Of Lions, Hunters and Heroes: Black Film, Black Stories and Black Realities

Melina Abdullah and Patrisse Khan-Cullors
Co-founder of the Black Lives Matter Global Network Patrisse Khan-Cullors attends the 90th annual Academy Awards at the Hollywood & Highland Center on March 4, 2018, in Hollywood, Calif.
Photo: Kevork Djansezian (Getty Images)

Tonight the Black Lives Matter Global Network took to the Oscars stage. Five years of building up black communities. Five years of experiencing police repression. Five years of centering black stories as the way we honor both the dead and the living. We took to the Oscar stage because Black Lives Matter refuses to stop fighting and loving and pushing for the dignity of black people everywhere.

There is an African proverb: “Until the lion tells the story, the hunter will always be the hero.” In no place is that more true than American filmmaking. Each year, the Academy Awards are a celebration of hunters and a silencing of lions: a glorification of the lion’s slaughter through the centering of white film and stories. These stories both create and feed white fantasy; they enable Eurocentrism and entitlement with carefully constructed, beautifully written tales about white love, war, domination, family, power and every imaginable interaction, both real and imagined, that affirms for white filmgoers that everything is, indeed, about them, and the stories remind people of color of their insignificance.


This practice came to a head in 2016 when #OscarsSoWhite protested that every single Oscar nominee was white and most of the films made that year were white-centered. This in a nation where people of color were almost 40 percent of the population and were projected to outnumber whites by 2050; in a world where people of color were the vast majority—whites constitute only about 16 percent of the global population; and at a time where people of color were unapologetically struggling for racial justice through #BlackLivesMatter and #NoDAPL.

The 2016 awards marked the taking of a side; it was a declaration that filmmakers were hunters. But the proverb about lions and hunters is not simply one of diversity and inclusion; it is ultimately a proverb about power. It is about whose stories get told and how the telling of stories both mirrors and embeds societal power.


Lions telling stories is about reframing who is the hero or shero. Lions telling stories is about reminding folks that there is a savanna undiscovered by hunters, that there are relationships between lions, between men and women, children and adults; there is a search for food and the building of shelter. For black people, there is love, not only war. Stories by and for black people are not fantasy. There is no time for escapism—only radical imagining and freedom dreams for Wakandas and Wrinkles.

Stories are also about affirming our existence. In a world that tries to erase our presence, our stories are a claiming of space. They tell us that we are not alone or crazy, that we are not who they tell us we are. When black people tell stories, we also uplift black reality. We retell the stories of black struggle, not through the creation of a messianic leader or, worse, white saviors, but through the masses of black people who made up the civil rights movement in Selma.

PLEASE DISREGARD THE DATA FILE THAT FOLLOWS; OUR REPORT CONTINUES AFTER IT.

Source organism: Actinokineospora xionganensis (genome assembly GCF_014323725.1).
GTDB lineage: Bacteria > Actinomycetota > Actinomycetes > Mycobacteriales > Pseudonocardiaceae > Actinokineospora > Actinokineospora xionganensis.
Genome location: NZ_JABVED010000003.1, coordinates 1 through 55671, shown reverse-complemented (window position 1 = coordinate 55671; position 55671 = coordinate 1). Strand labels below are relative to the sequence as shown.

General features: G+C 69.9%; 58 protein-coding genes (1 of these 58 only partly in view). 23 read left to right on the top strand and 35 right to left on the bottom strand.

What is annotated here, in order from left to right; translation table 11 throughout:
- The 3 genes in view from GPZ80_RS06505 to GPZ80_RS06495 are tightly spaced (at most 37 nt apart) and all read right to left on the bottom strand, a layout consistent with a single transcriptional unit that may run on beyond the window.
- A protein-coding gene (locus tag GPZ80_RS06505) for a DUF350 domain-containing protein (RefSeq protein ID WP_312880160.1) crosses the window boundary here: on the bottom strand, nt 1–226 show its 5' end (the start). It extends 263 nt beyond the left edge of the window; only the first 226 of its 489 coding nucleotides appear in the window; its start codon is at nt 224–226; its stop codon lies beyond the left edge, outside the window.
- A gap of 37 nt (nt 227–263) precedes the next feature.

We remind folks that when police steal the lives of our people, they are stealing fathers and sons who have love and laughter away from their daughters, mothers and uncles, as they did with Oscar Grant in Fruitvale Station. When black people tell stories, there is the amplification of black realities—of realities yet untold except by those who live them.

Where are the films about stopping Los Angeles, the largest jailer in the world, from incarcerating people in black and poor communities? Where are the films about the 55,000 houseless people, the 1 in 22 black men, who live on the streets of Los Angeles? Where are the stories of Wakiesha Wilson, Ezell Ford, Redel Jones, Kisha Michael, Kendrec McDade, Anthony Weber or any of the 400 people killed in the last five years by police in Los Angeles County? Where are the stories of black domestic abuse survivors like Marissa Alexander, who dared to stand up to her abuser and was imprisoned for it in Florida, the same state where George Zimmerman was protected by “Stand your ground” law as he stalked and murdered 17-year-old Trayvon Martin?


When black people’s stories are told, we need not be perfect to be heroes; we can be complicated, broken and brilliant Killmongers. We can stand at the intersections of black, queer, revolutionary writer identities. When lions tell stories, they are messy and complicated and beautiful and ugly all at the same time. And every story shapes and is shaped by black realities.

The Black Lives Matter Global Network took to the Oscar stage because we are “rooting for everybody black”—because through black filmmakers, our stories are told without making the hunters the heroes.


Melina Abdullah is professor and chair of Pan-African studies at Cal State L.A. She is one of the original members of Black Lives Matter and a core organizer with the Los Angeles chapter. Abdullah is a single soccer mama of three children.


Patrisse Khan-Cullors is an artist, organizer and freedom fighter from Los Angeles and co-founder of the Black Lives Matter Global Network. She is a New York Times best-selling author, popular public speaker and Fulbright scholar.

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